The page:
22 March 2013 13:42 [Source: ICB]
Just like its peers in North America, Huntsman has benefited from the advent of shale gas, giving it access to some of the cheapest feedstock in the world. It was less than 10 years ago that Huntsman and other North American producers were shutting down plants - because the region had some of the most expensive natural gas in the world. "Nobody seems to be talking about that," says the company's CEO, Peter Huntsman.
But Huntsman warns that bad policy could cause North American producers to lose their advantage in low-cost energy and feedstock. Specifically, the US may approve more export terminals for liquefied natural gas (LNG).
For energy producers, the potential profits are enormous. US natural gas prices are below $4/MMBtu. They are more than twice that amount in much of the world. However, opening the US gas market to exports could also open it to international energy prices, Huntsman warns. "If you look at international energy prices, they are set by the price of oil. As you look at who controls the price of oil, it is OPEC," says Huntsman. "Do we want that to be the marker for our natural gas?"
He adds: "Do we want to keep this advantage in North America or do we want to take market-based prices in North America today and surrender those to prices of energy that are set by a cartel?"
The North American market, meanwhile, is adjusting to low gas prices without energy producers going under. Huntsman says the region's natural-gas demand should rise as power plants switch from coal to natural gas. And the nation's petrochemical industry is undergoing a renaissance, with companies announcing ethylene, isobutylene and propylene projects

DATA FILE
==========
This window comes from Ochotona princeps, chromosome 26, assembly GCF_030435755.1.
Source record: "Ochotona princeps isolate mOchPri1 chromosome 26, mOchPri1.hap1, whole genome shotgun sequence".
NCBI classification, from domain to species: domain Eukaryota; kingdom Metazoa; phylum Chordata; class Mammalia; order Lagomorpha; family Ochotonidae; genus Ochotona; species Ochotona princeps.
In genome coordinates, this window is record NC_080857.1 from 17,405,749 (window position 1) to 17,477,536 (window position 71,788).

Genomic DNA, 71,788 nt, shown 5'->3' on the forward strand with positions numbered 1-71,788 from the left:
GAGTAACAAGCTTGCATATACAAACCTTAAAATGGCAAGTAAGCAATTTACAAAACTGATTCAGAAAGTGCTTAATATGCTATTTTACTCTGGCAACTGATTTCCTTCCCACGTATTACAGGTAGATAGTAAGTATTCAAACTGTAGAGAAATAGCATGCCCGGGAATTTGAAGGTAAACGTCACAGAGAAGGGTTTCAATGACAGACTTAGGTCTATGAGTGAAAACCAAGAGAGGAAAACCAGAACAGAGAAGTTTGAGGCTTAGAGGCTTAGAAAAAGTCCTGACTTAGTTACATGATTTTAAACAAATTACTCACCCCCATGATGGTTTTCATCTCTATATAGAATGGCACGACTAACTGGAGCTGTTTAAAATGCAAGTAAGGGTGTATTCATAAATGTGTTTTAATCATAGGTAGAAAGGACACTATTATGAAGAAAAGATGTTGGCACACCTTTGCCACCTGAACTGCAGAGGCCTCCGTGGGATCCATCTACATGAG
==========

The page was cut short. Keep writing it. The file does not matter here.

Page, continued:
"I don't think there has ever been a time when the US has had such an advantage over so much of the rest of the world when it comes to petrochemical production," says Huntsman. "This certainly is as large a game changer as I've seen in the last 30 years."
SWITCH TO INVESTMENT
In fact, what is happening in North America is comparable with the build-up in capacity in the Middle East and China during the last decade, Huntsman believes, especially when you consider the dismal health of the region's petrochemical industry five years ago.
"This industry was shutting down billions of dollars worth of investment in North America, and here we are five years later investing billions of dollars," he says. "The Middle East and China have always been gradually growing and then growing at a faster rate. In neither of those cases have you seen such massive cyclicality, where literally billions of pounds of product have been shut down and then subsequently reversed within a matter of two to three years."
Looking ahead, where North America's industry goes will depend, to a large part on how smartly the region plays its energy options, Huntsman says. "If we look at our raw material sources as an opportunity, there is no doubt that the US would be a preferred location for not just petrochemical but for energy-intensive manufacturing for the next decade.
"As you look at aluminium, steel, chemicals and automotive components and aerospace - all of these areas really have a unique opportunity to expand in the world's largest economic market and to do so in a very competitive manner because of this abundance of raw material."
Huntsman has experienced both extremes of his industry. "Four years ago, out of our growth capital as a company, virtually none of that was in North America. We were spending more money shutting down assets in North America than we were in building or expanding assets in North America," he says.
"Think about that. That was just five years ago. And today, well over half of our expansion capital globally is in North America."
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